Puerto Rico union petitions court to invalidate Oversight Board's actions
The chief union for the Puerto Rico Electric Power Authority on Friday petitioned the United State Court of Appeals for the First Circuit to consider invalidating the actions the Puerto Rico Oversight Board has taken since August 2017.
In mid-February a three-judge panel ruled that the current board members were unconstitutionally appointed and gave the U.S. president and Senate 90 days to make new appointments to the panel. The court didn’t invalidate the board’s actions. Instead, they invoked the de facto officer doctrine which they said allowed them to declare the board’s actions legally valid even though the board members hadn’t been properly selected.
Since its formation in 2016, the Oversight Board has put PREPA, Puerto Rico's central government, sales tax financing corp. highway authority, and employees retirement system into bankruptcy, affecting more than $40 billion of debt.
The panel's ruling on appointments came in related cases led by three different appellants: Assured Guaranty Corp., Aurelius Investments, and Unión de Trabajadores de la Industria Eléctrical y Riego – the PREPA union.
On Monday the union filed a “Petition for panel rehearing or rehearing en banc,” meaning that all six of the district court's judges would hear the arguments, rather than just the three-judge panel. The union said that for the de facto doctrine to be relevant the board members had to have a good-faith belief that they were the legitimate board members. The union said that from the time the union filed its original constitutional challenge to the board on Aug. 7, 2017, the board members couldn’t have this good-faith belief.
The union asked the First Circuit to rule that the board’s actions going back to that date are illegitimate and void.
To prevail, the union will need a majority of the court’s six active judges to side with them. Since the original three-judge panel ruled unanimously, the union would have to get a change in opinion from one of the original judges.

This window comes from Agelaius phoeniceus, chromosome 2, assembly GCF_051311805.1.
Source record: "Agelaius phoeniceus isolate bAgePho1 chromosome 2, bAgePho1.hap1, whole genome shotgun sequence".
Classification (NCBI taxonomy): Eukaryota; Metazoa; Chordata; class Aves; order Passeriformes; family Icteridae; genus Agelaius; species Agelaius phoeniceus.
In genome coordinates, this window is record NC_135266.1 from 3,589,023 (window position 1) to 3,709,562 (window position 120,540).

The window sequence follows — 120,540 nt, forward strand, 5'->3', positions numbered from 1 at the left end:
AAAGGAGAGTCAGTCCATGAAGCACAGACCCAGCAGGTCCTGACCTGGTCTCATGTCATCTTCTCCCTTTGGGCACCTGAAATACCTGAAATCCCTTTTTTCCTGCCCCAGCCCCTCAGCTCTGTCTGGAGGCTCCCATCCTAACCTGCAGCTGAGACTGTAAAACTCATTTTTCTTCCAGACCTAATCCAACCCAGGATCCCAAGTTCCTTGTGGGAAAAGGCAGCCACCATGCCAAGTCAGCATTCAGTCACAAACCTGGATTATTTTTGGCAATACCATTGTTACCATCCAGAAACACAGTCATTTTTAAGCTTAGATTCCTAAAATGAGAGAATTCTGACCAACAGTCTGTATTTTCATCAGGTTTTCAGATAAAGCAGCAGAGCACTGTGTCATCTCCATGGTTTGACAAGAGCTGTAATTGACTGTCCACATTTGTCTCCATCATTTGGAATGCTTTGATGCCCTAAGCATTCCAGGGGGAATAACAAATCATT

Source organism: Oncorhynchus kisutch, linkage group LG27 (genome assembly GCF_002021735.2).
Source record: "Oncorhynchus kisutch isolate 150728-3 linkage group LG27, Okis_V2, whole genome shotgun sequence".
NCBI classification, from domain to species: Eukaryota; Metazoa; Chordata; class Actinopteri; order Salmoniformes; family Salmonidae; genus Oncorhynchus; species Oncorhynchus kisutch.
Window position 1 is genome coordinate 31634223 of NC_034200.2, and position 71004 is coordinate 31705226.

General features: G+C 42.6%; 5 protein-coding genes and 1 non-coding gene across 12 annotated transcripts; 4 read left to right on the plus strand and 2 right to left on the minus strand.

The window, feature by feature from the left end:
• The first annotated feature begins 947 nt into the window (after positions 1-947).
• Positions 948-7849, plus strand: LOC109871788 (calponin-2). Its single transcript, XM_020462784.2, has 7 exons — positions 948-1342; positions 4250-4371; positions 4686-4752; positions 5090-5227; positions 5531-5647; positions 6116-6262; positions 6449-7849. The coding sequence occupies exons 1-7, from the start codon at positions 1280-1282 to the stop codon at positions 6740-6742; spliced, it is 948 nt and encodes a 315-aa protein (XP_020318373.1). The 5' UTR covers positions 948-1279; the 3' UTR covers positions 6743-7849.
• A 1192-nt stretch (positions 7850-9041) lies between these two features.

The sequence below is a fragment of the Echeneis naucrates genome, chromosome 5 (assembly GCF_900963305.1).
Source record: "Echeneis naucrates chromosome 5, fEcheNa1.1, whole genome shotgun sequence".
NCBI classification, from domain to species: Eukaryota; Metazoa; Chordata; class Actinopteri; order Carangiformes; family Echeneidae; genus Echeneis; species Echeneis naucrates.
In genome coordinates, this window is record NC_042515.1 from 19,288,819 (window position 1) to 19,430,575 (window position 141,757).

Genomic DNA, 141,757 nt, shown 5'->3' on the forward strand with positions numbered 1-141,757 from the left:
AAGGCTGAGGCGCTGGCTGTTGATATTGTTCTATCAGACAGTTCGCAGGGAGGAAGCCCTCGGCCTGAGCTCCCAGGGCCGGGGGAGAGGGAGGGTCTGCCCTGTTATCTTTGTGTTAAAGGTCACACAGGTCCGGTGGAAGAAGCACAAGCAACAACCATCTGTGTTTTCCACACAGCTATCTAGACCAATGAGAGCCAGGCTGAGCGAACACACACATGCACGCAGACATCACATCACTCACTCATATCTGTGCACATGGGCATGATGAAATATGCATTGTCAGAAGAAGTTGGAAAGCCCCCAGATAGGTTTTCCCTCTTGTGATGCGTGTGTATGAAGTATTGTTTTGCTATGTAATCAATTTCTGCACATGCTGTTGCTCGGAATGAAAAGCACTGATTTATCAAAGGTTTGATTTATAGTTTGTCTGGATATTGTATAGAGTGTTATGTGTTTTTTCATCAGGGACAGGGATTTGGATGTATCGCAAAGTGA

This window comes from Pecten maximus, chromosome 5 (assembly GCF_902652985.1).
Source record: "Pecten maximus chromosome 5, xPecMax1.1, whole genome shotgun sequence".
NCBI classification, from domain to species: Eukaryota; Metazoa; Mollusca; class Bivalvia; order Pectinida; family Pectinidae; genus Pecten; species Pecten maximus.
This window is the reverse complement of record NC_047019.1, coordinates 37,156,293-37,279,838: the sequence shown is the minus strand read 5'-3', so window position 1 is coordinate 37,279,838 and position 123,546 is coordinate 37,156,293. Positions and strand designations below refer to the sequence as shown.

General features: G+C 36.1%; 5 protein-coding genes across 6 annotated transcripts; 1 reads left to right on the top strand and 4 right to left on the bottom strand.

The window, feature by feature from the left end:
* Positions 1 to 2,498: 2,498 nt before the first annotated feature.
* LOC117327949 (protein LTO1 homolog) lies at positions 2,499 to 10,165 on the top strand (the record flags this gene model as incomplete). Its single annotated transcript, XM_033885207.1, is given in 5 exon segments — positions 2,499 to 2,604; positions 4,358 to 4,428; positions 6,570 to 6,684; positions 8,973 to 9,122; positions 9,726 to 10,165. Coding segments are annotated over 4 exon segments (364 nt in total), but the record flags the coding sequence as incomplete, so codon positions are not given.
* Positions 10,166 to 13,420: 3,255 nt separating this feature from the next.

Before this happens, at least one of the First Circuit Court judges would have to agree that there is merit to hearing the union’s petition to trigger the whole court’s consideration.
UTIER is “going to have a very uphill battle,” said James Spiotto, Chapman Strategic Advisors managing director.
Spiotto said that it is difficult to argue the board members didn’t have reason to believe they were rightfully appointed and thus operating in good faith. He noted that the District Court judge considered the arguments of the appellants and concluded they were wrong and that the board had been appointed legally.
Further, if the full panel of Circuit Court judges were to side with the union, “it would be hard to unscramble the egg” of all the actions that have taken place since August 2017.
The Oversight Board has said it will petition the U.S. Supreme Court to review the Circuit Court’s decision. Spiotto said the union’s action may delay this petition because the Circuit Court must reach a final decision before the board acts.
In the meantime, as things stand the U.S. Senate and president have until mid-May to appoint a new board membership or to reappoint the current board.